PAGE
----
6 Ways to Find an Adopted Sibling

6 Ways to Find an Adopted Sibling
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Jeff Greer
April 26, 2022

It’s a story as old as time: Siblings, separated and adopted into different families hear family whispers later in life that they are not alone. In the internet age, there is a far greater chance of connecting the dots that may lead to reuniting with an adopted sibling, especially with the proliferation of ancestry DNA websites.

Here are six recommendations for how to try to find an adopted sibling.

Six ways to search and find an adopted sibling

The good news is there are plenty of ways to go about the search, from adoption agencies, records and registries to social media and DNA tests. In 2015, for example, author and genealogist Blaine Bettinger found his half-brother via AncestryDNA’s database after taking a DNA test.

“A sibling I didn’t know existed,” said Bettinger, who started The Genetic Genealogist, a popular ancestry and genealogy website. “He is older than me—and was adopted.”

Related: How a genealogist, DNA and BeenVerified helped solve a family mystery

1. Take an ancestry DNA test

CeCe Moore, a genetic genealogist who’s nicknamed “the DNA Detective,” said the evidence is “abundant and undeniable” that ancestry DNA tests can help connect siblings after adoption. Moore pointed to the Facebook group she runs, with more than 175,000 members, for examples of people finding their adopted siblings.

“We see these types of scenarios every day now,” said Moore, who is the chief genetic genealogist for Parabon NanoLabs while working as a consultant for a number of television programs.

“There are over 35 million people who have tested at the consumer DNA-testing companies, and that means almost everyone from the United States will find a relatively close family member already in these databases,” Moore said.

On average, siblings with the same parents share 50% of DNA with each other. That means any DNA match in an ancestry database with a sibling is highly likely to be a solid one.

If you’re looking for an adopted sibling, Moore suggested starting with the bigger ancestry DNA sites, such as AncestryDNA and 23andMe, then uploading your raw data DNA file to smaller databases. MyHeritage, FamilyTreeDNA and GEDmatch have all begun the process of building out their sites to connect relatives, including those who don’t know they’re related.

“Of course, if a person’s family member is the one who was placed for adoption versus themselves, it is more challenging to find them because they need to have taken the test themselves, or one of their children or grandchildren must have done so,” Moore said.

“I would estimate that at least over a million adoptees have tested at one or more of the DNA companies, so there is a good chance of connecting with them, but [it’s] not absolutely guaranteed.”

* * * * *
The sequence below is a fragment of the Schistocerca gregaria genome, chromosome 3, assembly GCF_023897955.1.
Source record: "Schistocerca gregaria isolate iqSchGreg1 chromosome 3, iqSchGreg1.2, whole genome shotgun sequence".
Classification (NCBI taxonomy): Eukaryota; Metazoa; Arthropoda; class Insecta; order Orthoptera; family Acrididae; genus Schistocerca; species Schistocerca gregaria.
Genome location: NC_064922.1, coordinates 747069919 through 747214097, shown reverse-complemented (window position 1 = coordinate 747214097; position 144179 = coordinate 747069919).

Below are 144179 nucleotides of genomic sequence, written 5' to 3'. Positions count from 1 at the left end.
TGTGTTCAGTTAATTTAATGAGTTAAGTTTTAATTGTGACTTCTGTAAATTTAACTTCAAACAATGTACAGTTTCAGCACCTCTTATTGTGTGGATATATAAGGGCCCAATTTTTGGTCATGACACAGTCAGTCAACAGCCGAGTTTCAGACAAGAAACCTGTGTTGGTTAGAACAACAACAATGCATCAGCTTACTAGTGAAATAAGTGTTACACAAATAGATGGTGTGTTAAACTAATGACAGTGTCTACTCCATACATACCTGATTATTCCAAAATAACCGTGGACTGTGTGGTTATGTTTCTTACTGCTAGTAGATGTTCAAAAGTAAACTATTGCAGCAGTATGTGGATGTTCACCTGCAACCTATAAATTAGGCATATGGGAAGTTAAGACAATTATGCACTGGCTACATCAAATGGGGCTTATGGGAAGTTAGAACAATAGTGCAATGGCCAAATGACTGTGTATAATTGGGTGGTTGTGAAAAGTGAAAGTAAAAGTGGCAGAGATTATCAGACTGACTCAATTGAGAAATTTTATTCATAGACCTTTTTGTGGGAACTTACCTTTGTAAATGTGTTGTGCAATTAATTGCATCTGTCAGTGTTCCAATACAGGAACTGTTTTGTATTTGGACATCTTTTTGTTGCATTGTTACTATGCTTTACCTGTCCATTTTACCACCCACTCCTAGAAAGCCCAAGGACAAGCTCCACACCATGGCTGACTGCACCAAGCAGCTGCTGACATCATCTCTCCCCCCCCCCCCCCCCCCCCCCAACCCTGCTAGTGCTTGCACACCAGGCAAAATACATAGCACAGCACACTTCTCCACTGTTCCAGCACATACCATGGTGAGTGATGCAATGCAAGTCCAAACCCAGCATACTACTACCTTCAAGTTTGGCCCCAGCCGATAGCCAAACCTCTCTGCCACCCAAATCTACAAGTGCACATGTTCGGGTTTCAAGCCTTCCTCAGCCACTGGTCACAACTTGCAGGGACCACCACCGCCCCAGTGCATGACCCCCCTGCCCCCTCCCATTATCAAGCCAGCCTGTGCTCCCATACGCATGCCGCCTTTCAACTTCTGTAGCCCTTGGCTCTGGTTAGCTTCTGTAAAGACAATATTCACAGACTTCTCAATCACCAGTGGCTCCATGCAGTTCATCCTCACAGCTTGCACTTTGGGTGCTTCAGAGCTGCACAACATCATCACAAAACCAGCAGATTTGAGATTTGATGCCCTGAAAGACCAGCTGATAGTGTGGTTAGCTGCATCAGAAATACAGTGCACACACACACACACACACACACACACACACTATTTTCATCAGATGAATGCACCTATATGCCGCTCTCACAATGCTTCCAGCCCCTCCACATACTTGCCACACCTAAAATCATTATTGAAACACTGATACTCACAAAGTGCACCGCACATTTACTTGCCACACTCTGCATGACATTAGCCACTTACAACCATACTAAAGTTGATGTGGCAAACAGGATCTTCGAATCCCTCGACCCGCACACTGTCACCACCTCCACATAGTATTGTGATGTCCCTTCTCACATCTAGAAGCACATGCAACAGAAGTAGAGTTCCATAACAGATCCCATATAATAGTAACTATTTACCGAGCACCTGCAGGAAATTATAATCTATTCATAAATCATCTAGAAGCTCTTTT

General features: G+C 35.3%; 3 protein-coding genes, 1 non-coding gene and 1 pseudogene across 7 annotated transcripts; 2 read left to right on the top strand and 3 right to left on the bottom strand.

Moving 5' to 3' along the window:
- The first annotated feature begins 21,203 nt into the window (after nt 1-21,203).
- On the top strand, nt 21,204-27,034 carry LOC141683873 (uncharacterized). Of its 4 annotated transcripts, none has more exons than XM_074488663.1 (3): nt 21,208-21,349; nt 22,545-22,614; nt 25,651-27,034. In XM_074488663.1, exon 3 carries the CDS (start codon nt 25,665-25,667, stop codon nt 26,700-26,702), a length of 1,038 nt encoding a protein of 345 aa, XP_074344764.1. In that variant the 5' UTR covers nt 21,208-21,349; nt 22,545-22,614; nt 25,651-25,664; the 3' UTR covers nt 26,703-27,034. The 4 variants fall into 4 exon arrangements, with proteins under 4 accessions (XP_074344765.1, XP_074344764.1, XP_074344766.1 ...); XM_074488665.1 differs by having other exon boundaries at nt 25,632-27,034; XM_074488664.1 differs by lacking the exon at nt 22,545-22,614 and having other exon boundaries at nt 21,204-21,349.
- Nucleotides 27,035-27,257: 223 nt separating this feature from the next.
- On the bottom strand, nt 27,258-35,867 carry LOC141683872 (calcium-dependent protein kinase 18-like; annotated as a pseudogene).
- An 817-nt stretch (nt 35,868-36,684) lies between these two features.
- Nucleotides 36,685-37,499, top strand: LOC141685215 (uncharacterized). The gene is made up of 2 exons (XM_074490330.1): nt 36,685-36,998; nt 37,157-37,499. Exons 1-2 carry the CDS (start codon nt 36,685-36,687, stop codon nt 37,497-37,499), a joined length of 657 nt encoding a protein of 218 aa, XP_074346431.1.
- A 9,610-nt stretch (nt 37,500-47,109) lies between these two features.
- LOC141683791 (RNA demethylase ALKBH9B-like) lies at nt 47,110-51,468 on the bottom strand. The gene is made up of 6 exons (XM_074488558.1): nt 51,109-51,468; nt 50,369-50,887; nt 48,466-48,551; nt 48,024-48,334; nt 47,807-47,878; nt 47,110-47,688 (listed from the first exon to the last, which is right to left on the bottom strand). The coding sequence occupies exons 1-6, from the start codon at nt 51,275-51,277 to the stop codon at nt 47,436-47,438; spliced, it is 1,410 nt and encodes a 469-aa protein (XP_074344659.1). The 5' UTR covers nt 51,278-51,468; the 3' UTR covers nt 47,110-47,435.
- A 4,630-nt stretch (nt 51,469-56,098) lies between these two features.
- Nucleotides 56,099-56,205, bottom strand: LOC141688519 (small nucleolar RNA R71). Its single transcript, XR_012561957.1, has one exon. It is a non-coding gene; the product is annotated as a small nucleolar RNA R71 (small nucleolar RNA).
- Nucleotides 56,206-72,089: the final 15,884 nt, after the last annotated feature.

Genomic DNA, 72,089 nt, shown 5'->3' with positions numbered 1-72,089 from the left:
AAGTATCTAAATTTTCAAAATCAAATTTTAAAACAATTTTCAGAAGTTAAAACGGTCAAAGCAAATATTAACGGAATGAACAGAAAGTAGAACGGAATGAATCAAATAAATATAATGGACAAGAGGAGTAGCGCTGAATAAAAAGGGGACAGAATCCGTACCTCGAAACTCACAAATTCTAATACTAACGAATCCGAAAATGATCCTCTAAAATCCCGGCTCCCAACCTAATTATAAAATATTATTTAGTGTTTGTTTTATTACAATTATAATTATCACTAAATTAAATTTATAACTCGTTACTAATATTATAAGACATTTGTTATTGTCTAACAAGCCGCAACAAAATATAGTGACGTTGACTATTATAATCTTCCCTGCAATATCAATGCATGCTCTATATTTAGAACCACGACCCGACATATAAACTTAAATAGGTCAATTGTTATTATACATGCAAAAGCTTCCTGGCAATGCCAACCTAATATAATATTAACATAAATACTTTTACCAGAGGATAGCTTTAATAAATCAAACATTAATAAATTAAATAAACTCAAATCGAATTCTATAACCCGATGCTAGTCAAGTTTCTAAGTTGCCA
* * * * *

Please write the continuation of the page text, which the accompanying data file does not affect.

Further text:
Related: Found relatives through a DNA test? What to know before you meet

2. Contact your parents’ adoption agency

If you or the person you’re helping are in touch with one or both parents, ask them which agency they used for the adoption process. Or, in reverse, if you or the person you’re helping are the adopted child, you could ask your adoptive parents.

Either way, that agency could serve as a liaison between you and your adopted siblings, helping to establish your interest in connecting while also protecting their privacy if they do not wish for any contact.

3. Use search and adoption registries

Adoption registries are meant to help connections between adopted siblings. Sites such as Adopted.com and Adoption.com collect as much information from users as possible to compare and contrast with other users in their databases. This tool is a lot like DNA sites: You may find a sibling you didn’t know you had.

4. Use state adoption records

Results may vary in your search of state records based on what the government is legally allowed to share with you. That said, many states keep records of adoption information, from the identity of parents to other information that could be relevant to your search.

Because of the complexities here, you might want to hire an adoption specialist or an attorney to help you navigate any potential legal issues.

5. Search social media

From social media platforms like Facebook, Instagram, Twitter and now TikTok to good old-fashioned gumshoe reporting on search engines such as Google, there are endless opportunities to find information online.

The big challenge with any of this is finding even the smallest crumb of detail to help you in your search. But if you can get that far, you have a much better shot of making headway in your search for your adopted sibling.

Related: How to find someone on Facebook

6. Use a private investigator

As with any complicated information-gathering situation, you can hire a private investigator to help. Whether it’s worth the cost always comes back to how much information you can find on your own and how much you’re willing to spend on an investigator.

PIs often charge by the hour, and depending on the complexity of the search for an adopted sibling, the effort may require some time and review of records. Those costs could add up. Still, there is no denying the potential value of adding investigators to your search if you have the means and the determination to do so.

Disclaimer: The above is solely intended for informational purposes and in no way constitutes legal advice or specific recommendations.